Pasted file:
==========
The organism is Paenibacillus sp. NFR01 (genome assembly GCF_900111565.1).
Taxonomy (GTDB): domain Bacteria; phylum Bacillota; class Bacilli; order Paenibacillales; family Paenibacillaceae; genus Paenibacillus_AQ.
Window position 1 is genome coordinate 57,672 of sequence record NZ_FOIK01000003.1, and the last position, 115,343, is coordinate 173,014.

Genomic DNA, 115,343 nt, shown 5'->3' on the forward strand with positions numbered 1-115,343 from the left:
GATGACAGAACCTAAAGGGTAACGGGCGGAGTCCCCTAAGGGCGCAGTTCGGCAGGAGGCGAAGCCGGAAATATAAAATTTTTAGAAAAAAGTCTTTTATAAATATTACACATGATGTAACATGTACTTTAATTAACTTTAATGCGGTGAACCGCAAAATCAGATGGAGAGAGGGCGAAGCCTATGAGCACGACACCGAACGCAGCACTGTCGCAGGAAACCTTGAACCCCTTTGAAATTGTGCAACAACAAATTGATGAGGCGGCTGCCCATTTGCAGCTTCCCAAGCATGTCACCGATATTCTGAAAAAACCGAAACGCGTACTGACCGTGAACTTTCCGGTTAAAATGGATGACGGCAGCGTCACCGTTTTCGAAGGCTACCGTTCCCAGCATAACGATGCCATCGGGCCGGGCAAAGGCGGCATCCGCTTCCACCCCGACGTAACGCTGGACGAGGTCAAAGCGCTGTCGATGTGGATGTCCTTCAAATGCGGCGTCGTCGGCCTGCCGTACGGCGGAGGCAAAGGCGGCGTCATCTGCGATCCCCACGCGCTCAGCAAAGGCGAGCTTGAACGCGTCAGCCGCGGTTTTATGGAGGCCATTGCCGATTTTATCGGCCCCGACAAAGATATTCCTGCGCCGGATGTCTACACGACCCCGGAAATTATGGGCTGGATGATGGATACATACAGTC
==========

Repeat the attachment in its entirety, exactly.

The organism is Paenibacillus sp. NFR01 (genome assembly GCF_900111565.1).
Taxonomy (GTDB): domain Bacteria; phylum Bacillota; class Bacilli; order Paenibacillales; family Paenibacillaceae; genus Paenibacillus_AQ.
Window position 1 is genome coordinate 57,672 of sequence record NZ_FOIK01000003.1, and the last position, 115,343, is coordinate 173,014.

Genomic DNA, 115,343 nt, shown 5'->3' on the forward strand with positions numbered 1-115,343 from the left:
GATGACAGAACCTAAAGGGTAACGGGCGGAGTCCCCTAAGGGCGCAGTTCGGCAGGAGGCGAAGCCGGAAATATAAAATTTTTAGAAAAAAGTCTTTTATAAATATTACACATGATGTAACATGTACTTTAATTAACTTTAATGCGGTGAACCGCAAAATCAGATGGAGAGAGGGCGAAGCCTATGAGCACGACACCGAACGCAGCACTGTCGCAGGAAACCTTGAACCCCTTTGAAATTGTGCAACAACAAATTGATGAGGCGGCTGCCCATTTGCAGCTTCCCAAGCATGTCACCGATATTCTGAAAAAACCGAAACGCGTACTGACCGTGAACTTTCCGGTTAAAATGGATGACGGCAGCGTCACCGTTTTCGAAGGCTACCGTTCCCAGCATAACGATGCCATCGGGCCGGGCAAAGGCGGCATCCGCTTCCACCCCGACGTAACGCTGGACGAGGTCAAAGCGCTGTCGATGTGGATGTCCTTCAAATGCGGCGTCGTCGGCCTGCCGTACGGCGGAGGCAAAGGCGGCGTCATCTGCGATCCCCACGCGCTCAGCAAAGGCGAGCTTGAACGCGTCAGCCGCGGTTTTATGGAGGCCATTGCCGATTTTATCGGCCCCGACAAAGATATTCCTGCGCCGGATGTCTACACGACCCCGGAAATTATGGGCTGGATGATGGATACATACAGTC